Sunday Strategist: Where tech freelancers can make more money

Sunday Strategist


Online platforms like Uber Technologies Inc. do good by matching buyers (of car rides or whatever) with sellers (drivers, etc.) They reduce friction in commerce. But they charge a lot for their lubrication, scarfing up most of what economists call the consumer surplus. Here's how a guy named Gabriel Luna-Ostaseski puts it in his LinkedIn profile:

"We'd hoped the gig economy would usher in a new era of autonomy and abundance, but the economics didn't pan out. A few wealthy people became even wealthier, and the average worker is still scrambling to make a living."

Lots of people have made that complaint. The difference is that Luna-Ostaseski and some friends are trying to do something about it. He is the co-founder and chief revenue officer of the Braintrust Foundation, a non-profit middleman that matches infotech freelancers with employers. His co-founder and chief executive officer is Adam Jackson. (Braintrust's URL is because the shorter one was already taken.)

The freelancers on the Braintrust platform include veterans of companies like Inc. and Alphabet Inc.'s Google. They publish the rates they're willing to work for and get paid that full sum, although the companies that hire them also pay a 10% "success fee" to Braintrust.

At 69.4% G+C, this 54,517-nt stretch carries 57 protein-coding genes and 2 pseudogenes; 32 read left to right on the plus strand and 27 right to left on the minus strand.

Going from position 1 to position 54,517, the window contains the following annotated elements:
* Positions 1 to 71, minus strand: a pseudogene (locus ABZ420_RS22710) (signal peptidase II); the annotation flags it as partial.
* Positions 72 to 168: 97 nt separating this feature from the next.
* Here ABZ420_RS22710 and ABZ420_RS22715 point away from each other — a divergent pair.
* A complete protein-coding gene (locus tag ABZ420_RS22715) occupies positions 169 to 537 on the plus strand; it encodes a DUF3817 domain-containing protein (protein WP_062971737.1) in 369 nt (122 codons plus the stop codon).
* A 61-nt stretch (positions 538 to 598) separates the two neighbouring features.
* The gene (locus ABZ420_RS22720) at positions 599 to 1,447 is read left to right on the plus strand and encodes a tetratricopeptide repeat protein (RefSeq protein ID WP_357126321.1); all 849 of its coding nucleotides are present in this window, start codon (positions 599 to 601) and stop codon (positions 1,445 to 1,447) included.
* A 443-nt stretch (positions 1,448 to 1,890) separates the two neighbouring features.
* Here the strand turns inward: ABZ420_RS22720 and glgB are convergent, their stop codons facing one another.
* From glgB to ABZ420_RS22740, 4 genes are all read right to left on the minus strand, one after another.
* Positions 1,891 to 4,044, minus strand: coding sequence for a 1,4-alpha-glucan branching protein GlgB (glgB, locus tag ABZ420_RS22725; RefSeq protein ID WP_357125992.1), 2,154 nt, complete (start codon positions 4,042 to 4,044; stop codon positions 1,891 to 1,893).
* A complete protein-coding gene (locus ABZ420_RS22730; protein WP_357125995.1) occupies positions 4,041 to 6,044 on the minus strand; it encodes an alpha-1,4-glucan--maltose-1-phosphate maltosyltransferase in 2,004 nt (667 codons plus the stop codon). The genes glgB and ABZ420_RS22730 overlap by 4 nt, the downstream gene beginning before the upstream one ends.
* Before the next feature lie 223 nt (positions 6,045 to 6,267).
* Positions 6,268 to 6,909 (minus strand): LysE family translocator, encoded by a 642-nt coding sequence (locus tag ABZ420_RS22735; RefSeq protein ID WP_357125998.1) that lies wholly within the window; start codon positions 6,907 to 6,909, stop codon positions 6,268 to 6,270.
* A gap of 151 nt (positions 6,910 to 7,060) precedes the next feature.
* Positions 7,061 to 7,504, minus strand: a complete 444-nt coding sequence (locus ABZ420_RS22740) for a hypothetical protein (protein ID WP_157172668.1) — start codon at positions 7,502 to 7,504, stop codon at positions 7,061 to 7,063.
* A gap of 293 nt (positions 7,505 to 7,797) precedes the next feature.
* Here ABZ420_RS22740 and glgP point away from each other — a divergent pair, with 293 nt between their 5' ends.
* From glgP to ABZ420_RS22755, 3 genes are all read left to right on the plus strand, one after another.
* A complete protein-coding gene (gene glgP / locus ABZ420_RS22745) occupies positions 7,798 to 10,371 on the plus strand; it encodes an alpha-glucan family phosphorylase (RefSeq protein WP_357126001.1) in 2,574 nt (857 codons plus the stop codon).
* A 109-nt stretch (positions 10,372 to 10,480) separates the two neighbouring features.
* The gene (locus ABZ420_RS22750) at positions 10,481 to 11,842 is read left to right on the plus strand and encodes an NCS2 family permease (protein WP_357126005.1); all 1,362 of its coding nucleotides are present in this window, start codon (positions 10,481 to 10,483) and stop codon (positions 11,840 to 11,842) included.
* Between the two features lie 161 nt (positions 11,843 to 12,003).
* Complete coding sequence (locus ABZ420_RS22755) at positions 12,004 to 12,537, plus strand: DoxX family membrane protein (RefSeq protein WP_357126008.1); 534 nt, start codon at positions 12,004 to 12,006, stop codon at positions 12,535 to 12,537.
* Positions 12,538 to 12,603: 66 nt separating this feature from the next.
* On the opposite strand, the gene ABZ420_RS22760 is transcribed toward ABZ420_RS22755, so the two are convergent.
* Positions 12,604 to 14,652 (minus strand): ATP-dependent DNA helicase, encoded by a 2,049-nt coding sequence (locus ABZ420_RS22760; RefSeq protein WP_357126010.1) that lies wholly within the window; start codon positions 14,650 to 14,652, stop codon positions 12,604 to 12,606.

There's a blockchain angle: Once the Braintrust blockchain is up and running, freelancers will earn Btrust tokens by recruiting more employers to the platform and by recruiting or vetting other freelancers. The tokens give their holders the ability to vote on the direction of the foundation--essentially, the users become the owners.

Braintrust pays a for-profit company called Freelance Labs Inc., also run by Jackson and Luna-Ostaseski, for some of its services.

It's still tiny but so far, so good. Despite Covid-19 and the recession, the startup is generating revenue at an annual run rate of "seven figures," and that amount has lately been growing 40% a month, says Luna-Ostaseski. The website lists clients including Deloitte, Nestle, Netflix, Nike, Four Seasons, and Task Rabbit, among others. Luna-Ostaseski adds NASA, Porsche, PricewaterhouseCoopers, and Pacific Life. 

Luna-Ostaseski sums up the strategy in one sentence: "Software is eating the middleman."

Businessweek and Beyond

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